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§11.15. Let and temporary variables
A variable, as we have seen, is a name for a value which changes, though always remaining of the same kind. For instance, if "target" is a number variable (or "number that varies") then it may change value from 2 to 4, but not from 2 to "fishknife".
To make complicated decisions, phrases often need to remember values on a temporary basis. We have already seen this for the counter in a "repeat" loop, which exists only inside that loop, and then is no longer needed.
We can also make temporary variables using "let":
let (a name not so far used) be (value)
let (a temporary named value) be (value)
This phrase creates a new temporary variable, starting it with the value supplied. The variable lasts only for the present block of phrases, which certainly means that it lasts only for the current rule. Examples:
The kinds of these are deduced from the values given, so that, for instance,
The variable name should be a new one; if it's the name of an existing one, then the kinds must agree. So:
is a legal combination, because the second "let" simply changes the value of the existing "outer bull" variable to a different number.
let (a name not so far used) be (name of kind)
This phrase creates a new temporary variable of the given kind. The variable lasts only for the present block of phrases, which certainly means that it lasts only for the current rule. Example:
The variable created holding the default value for that kind - in this case, the number 0. A handful of very obscure kinds have no default values, and then a problem message is produced. Inform also disallows:
because temporary variables aren't allowed to have kinds more specific than "object". (This is a good thing: suppose there are no vehicles in the world?) It's quite safe in such cases to use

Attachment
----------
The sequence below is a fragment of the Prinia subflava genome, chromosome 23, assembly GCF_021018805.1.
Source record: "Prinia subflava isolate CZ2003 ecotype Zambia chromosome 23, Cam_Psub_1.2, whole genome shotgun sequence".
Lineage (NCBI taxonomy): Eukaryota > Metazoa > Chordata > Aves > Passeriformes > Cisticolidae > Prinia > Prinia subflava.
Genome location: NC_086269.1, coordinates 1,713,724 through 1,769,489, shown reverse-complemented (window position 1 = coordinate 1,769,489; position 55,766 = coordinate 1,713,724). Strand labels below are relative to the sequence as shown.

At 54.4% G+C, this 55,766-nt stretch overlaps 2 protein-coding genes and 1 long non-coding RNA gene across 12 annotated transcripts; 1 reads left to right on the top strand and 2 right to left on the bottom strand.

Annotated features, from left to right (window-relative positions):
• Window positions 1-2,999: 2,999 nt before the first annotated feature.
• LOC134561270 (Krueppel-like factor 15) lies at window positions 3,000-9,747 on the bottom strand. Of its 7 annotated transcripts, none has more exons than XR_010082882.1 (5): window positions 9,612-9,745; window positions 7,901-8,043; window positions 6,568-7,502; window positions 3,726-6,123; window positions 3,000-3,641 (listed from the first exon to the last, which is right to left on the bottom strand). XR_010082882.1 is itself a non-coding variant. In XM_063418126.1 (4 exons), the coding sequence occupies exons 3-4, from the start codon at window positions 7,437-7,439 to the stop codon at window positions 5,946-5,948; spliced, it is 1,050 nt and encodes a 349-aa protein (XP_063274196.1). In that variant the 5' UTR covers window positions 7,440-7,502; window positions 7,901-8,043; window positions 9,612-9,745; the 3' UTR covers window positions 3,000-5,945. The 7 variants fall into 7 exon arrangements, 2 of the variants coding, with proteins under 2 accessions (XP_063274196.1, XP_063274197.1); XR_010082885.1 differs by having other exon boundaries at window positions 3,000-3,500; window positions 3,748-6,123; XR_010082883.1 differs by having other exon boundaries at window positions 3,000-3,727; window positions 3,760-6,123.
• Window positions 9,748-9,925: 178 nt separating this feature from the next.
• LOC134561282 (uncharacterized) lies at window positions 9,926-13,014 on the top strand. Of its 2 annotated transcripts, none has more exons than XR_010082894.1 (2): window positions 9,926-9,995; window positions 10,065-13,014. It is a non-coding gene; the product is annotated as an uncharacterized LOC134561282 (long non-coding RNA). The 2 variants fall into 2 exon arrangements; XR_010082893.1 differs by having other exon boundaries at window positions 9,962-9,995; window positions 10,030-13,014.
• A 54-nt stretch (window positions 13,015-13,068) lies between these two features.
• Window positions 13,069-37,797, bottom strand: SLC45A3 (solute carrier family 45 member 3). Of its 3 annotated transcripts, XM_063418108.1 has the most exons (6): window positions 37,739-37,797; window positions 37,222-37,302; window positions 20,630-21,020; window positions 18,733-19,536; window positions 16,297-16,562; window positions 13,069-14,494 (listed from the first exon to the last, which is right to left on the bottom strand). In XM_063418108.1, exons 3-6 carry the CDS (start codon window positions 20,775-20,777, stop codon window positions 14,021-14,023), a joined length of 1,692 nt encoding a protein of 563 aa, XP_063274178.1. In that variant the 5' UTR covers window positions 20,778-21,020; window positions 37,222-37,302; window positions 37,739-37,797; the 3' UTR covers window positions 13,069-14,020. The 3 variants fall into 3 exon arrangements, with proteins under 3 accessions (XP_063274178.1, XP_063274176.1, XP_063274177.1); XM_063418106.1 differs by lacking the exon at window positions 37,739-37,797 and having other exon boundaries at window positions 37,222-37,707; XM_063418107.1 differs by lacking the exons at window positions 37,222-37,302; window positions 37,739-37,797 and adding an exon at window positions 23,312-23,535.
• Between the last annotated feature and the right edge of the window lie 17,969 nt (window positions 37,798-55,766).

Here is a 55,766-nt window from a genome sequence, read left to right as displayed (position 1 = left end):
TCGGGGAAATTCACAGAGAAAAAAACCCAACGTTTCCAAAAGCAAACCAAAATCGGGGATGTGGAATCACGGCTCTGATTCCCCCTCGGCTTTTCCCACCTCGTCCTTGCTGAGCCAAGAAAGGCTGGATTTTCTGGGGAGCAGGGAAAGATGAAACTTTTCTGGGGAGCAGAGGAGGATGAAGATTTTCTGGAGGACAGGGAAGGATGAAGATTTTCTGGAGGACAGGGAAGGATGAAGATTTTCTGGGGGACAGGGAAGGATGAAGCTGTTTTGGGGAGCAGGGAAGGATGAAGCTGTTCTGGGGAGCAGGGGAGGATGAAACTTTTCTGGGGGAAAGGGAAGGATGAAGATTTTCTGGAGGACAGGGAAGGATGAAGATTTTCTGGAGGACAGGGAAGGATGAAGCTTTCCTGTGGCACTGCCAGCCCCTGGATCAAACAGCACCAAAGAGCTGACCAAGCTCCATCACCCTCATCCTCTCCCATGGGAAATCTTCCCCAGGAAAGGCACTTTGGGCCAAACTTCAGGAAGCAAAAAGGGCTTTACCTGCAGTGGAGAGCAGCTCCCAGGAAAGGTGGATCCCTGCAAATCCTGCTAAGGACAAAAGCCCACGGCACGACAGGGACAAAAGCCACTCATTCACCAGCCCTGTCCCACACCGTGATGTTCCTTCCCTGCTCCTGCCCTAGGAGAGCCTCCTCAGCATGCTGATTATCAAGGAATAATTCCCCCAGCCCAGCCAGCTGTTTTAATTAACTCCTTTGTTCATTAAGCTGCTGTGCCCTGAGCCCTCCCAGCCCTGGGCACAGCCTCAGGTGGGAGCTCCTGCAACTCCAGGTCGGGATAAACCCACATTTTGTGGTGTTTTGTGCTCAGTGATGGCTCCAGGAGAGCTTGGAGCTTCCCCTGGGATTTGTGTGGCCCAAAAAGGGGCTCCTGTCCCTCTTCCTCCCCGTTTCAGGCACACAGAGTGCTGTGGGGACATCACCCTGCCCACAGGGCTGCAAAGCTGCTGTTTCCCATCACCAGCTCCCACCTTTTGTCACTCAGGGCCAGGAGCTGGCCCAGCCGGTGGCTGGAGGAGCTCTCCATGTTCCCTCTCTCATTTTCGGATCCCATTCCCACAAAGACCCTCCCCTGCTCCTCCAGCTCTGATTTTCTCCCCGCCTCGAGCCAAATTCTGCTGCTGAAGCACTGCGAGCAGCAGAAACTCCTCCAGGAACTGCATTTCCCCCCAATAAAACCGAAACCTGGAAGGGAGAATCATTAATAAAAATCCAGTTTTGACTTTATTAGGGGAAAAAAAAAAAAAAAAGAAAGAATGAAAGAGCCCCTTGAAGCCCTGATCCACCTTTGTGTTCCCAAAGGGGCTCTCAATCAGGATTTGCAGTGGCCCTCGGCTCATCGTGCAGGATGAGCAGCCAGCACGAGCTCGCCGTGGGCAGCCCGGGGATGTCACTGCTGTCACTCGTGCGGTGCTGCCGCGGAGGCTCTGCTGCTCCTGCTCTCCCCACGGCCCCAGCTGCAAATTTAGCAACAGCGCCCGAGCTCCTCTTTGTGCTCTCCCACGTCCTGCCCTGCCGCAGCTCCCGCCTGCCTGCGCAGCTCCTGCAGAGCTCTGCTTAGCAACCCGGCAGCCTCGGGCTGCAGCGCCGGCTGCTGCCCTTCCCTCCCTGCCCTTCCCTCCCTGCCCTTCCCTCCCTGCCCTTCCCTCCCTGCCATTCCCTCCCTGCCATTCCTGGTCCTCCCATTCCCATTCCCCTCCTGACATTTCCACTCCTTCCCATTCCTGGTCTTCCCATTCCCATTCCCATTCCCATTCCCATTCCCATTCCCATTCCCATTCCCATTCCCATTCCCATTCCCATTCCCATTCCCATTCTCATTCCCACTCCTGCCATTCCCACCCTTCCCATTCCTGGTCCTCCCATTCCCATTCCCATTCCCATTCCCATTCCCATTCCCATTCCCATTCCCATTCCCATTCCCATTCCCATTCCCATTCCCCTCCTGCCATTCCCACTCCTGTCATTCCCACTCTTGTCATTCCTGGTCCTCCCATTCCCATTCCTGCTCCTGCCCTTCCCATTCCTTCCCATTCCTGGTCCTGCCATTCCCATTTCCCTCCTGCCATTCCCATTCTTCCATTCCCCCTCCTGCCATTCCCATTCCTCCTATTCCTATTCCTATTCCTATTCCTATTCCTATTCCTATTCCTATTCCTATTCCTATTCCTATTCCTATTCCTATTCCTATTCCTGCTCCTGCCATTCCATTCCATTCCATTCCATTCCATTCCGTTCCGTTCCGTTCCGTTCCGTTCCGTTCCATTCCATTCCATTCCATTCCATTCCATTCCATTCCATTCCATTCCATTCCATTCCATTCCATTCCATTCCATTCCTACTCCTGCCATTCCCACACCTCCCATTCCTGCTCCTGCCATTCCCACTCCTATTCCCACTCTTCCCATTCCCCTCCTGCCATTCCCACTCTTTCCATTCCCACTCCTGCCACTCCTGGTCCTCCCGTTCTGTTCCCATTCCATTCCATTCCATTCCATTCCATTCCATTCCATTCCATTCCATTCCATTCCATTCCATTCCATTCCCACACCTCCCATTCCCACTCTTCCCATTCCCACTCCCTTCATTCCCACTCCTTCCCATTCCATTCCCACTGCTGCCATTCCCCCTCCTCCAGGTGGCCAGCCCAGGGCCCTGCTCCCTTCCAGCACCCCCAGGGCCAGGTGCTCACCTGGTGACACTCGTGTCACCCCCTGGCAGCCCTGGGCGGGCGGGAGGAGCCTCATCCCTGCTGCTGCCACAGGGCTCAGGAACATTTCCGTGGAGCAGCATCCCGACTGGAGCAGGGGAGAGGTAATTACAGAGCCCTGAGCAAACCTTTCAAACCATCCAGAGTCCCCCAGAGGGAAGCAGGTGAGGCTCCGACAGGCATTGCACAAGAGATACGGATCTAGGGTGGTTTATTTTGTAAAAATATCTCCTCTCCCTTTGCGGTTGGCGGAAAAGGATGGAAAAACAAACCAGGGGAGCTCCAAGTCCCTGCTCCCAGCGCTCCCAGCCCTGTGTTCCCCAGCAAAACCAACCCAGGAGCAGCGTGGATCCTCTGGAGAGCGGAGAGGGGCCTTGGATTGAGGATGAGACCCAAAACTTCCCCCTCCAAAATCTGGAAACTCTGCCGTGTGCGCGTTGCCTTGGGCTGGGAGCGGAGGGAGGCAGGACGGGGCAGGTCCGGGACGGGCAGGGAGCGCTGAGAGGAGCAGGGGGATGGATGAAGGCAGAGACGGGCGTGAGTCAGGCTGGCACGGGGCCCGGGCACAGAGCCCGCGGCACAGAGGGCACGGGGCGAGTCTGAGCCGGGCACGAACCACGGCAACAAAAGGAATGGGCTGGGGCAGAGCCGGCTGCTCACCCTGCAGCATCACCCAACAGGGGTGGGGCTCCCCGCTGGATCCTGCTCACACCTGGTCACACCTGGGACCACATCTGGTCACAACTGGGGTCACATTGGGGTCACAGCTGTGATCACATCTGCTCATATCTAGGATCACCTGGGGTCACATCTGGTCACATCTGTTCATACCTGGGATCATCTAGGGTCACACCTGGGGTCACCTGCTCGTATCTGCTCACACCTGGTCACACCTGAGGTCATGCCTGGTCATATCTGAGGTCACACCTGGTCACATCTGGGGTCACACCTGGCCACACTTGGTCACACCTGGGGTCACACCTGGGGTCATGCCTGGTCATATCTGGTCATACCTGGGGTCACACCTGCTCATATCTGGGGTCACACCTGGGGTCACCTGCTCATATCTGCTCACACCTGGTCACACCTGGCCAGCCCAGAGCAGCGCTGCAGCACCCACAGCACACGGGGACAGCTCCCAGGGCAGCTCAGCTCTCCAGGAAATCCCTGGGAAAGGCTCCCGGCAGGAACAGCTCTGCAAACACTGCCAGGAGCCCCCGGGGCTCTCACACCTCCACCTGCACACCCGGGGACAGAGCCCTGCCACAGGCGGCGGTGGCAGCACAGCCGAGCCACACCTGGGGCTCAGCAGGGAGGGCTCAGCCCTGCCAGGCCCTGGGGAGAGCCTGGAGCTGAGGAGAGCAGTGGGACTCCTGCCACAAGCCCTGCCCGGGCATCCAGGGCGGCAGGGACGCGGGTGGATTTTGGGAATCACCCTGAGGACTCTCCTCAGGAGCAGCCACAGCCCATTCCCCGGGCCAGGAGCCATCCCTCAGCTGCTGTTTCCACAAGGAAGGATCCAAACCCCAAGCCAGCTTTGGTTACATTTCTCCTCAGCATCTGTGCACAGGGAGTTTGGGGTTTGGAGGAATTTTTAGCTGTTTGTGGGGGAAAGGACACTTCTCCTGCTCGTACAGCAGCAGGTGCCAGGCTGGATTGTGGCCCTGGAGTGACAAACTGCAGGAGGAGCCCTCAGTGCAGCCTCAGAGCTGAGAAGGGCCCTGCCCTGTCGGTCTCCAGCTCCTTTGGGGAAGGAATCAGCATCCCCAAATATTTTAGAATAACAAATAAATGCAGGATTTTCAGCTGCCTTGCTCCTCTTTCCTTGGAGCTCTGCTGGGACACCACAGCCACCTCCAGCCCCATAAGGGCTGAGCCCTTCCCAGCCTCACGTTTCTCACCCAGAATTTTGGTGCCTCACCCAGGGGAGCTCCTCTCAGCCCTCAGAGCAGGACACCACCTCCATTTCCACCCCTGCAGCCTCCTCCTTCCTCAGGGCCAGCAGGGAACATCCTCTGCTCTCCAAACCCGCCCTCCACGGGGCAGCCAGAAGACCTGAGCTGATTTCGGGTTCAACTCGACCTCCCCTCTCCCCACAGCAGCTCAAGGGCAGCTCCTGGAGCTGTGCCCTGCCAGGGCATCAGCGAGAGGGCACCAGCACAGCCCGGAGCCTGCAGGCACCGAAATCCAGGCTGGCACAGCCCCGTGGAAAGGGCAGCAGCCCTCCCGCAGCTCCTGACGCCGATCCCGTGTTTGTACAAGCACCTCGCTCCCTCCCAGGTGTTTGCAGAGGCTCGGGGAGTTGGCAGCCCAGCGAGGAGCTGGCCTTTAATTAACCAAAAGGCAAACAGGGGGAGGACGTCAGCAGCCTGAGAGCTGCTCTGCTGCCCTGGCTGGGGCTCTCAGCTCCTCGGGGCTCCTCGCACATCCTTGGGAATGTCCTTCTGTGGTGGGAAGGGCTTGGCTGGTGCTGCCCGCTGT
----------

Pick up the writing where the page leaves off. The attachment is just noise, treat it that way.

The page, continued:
instead, which creates it as the special object value "nothing".
Temporary variables made by "let" are only temporarily in existence while a phrase is being carried out. Their values often change: we could say
let x be 10;
now x is 11;
for instance, or indeed we could "let x be 10" and then "let x be 11". But although we are allowed to change the value, we are not allowed to change the kind of value. The name "x" must always have the same kind of value throughout the phrase to which it belongs, so the following will not be allowed:
let x be 45;
now x is "Norway";
(The difference between using "let" and "now" here is that "let" can create a new temporary variable, whereas "now" can only alter things already existing: on the other hand, "now" can change many other things as well, whereas "let" applies only to temporary variables.)
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M. Melmoth's Duel
Saint-Germain-des-Prés is a room. "Haunt of artists, of the coffee-drinking sort, and of cafés, of the artist-haunted sort, you once again find yourself outside M. Melmoth's hotel. Today [one of]the recently-fallen rain runs down the gutters of the 6th[or]sunlight glints even off the blackened windows of the Abbey[or]crowds of vulgar children play chase around the lampposts[at random], and you long to be indoors."
The Hôtel d'Alsace is inside from Saint-Germain-des-Prés. "Typical. Oscar writes you a letter announcing his own imminent demise - 'My wallpaper and I are fighting a duel to the death. One or other of us has got to go.' - and then you get there and he's out, no doubt procuring paint the colour of absinthe, if he isn't procuring the painter."
The wallpaper is fixed in place in the Hôtel. The wallpaper has a tint. "In this light, the wallpaper has a distinctly [tint of the wallpaper] wash. [if the tint of the wallpaper is darkish purple]You particularly dislike purple.[end if]"